The announcement last week by Rutgers University that it would require all students to get the COVID vaccine prompted CHD Chairman Robert F. Kennedy, Jr., to remind university officials that federal law prohibits mandating Emergency Use Authorization vaccines.
Rutgers University last week announced it will require all students enrolled for the 2021 fall semester to be vaccinated for COVID-19.
The announcement prompted Children’s Health Defense (CHD) Chairman Robert F. Kennedy, Jr. to remind university officials that federal law prohibits mandating products approved under the U.S. Food and Drug Administration’s Emergency Use Authorization (EUA).
In a letter to Rutgers President Jonathan Holloway, Kennedy, who also serves as chief legal counsel for CHD, wrote:
“Federal law 21 U.S.C. § 360bbb-3(e)(1)(A)(ii)(III) requires that the person to whom an EUA vaccine is administered be advised, ‘of the option to accept or refuse administration of the product, of the consequences, if any, of refusing administration of the product, and of the alternatives to the product that are available and of their benefits and risks.’”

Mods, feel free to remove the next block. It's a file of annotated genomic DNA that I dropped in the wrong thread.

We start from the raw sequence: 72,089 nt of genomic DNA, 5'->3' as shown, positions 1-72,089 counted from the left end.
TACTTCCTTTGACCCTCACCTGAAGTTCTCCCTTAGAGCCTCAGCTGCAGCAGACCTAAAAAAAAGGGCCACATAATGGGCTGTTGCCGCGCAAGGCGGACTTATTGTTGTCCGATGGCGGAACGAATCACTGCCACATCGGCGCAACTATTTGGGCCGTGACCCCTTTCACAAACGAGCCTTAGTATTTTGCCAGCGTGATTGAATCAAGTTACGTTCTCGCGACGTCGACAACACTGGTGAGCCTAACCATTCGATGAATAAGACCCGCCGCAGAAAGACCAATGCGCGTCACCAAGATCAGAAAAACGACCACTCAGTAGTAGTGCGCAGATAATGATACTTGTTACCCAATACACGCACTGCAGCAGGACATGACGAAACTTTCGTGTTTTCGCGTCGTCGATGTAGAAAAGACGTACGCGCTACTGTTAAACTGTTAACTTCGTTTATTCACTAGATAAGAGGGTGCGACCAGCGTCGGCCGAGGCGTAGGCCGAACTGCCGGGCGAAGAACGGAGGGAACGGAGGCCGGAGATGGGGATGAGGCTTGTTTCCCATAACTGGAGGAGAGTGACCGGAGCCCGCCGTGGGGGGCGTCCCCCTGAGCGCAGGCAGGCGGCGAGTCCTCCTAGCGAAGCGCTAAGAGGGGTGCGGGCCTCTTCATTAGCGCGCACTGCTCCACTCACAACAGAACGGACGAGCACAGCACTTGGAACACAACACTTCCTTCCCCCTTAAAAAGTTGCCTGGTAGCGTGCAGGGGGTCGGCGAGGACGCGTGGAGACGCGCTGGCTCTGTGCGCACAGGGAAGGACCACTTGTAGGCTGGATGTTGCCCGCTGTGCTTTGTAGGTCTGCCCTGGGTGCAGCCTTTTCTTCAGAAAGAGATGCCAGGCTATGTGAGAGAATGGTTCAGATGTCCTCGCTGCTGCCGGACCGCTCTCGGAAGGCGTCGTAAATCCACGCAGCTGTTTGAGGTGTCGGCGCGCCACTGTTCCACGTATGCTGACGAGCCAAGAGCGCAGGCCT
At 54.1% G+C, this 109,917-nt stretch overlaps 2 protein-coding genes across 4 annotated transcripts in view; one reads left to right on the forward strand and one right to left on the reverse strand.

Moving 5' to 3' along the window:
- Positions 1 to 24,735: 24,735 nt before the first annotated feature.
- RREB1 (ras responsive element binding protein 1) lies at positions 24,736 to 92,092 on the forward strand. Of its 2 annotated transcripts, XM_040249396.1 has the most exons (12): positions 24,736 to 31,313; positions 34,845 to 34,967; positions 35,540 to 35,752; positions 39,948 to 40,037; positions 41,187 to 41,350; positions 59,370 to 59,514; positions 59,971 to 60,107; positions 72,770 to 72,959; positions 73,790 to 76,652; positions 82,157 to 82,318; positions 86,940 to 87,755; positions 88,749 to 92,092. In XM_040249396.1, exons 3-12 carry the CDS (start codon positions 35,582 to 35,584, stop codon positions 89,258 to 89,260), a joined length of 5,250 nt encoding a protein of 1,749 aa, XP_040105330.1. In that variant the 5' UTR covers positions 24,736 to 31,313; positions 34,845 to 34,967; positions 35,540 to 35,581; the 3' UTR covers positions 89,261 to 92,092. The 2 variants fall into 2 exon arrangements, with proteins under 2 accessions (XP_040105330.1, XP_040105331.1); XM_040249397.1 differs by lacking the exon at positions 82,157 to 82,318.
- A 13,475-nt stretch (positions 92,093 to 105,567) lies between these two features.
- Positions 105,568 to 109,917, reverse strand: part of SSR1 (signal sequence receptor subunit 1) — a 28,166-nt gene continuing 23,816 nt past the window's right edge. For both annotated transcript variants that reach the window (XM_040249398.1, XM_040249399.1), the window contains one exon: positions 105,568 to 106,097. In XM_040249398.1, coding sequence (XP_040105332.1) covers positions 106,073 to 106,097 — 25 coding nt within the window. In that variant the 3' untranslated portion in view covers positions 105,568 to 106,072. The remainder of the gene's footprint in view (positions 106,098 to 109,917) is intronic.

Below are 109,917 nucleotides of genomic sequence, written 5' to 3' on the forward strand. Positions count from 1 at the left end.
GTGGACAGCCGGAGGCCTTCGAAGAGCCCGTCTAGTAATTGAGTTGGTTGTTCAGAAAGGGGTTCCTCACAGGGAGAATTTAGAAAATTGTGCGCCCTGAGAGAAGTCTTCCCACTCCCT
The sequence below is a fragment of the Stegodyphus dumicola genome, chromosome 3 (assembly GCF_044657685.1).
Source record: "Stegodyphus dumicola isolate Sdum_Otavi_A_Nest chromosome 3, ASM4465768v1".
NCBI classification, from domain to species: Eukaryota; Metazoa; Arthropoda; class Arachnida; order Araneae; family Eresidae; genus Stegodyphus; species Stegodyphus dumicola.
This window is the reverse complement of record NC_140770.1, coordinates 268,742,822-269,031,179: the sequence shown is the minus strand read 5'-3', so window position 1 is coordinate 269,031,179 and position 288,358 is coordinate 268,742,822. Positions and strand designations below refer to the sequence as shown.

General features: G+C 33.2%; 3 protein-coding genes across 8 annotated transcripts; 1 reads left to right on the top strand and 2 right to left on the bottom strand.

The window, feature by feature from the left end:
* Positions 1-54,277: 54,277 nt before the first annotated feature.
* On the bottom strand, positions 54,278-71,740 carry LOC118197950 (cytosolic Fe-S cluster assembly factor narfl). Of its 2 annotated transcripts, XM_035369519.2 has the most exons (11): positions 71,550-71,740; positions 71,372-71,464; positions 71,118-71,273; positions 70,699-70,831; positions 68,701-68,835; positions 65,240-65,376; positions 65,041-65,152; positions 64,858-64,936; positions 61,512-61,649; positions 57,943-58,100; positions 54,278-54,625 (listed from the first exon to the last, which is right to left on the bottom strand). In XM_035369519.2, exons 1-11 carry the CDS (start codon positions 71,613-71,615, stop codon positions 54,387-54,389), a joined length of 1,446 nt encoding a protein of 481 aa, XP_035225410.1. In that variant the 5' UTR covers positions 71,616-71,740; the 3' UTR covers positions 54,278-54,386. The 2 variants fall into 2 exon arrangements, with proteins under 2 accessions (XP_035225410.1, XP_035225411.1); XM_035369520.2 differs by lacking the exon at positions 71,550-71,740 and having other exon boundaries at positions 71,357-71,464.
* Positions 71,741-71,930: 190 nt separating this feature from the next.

The reason for the right of refusal stems from the fact that EUA products are by definition experimental, Kennedy wrote.
“Under the Nuremberg Code, no one may be coerced to participate in a medical experiment. Consent of the individual is ‘absolutely essential,’” Kennedy wrote.
Kennedy said forced participation in a medical experiment could result in injury.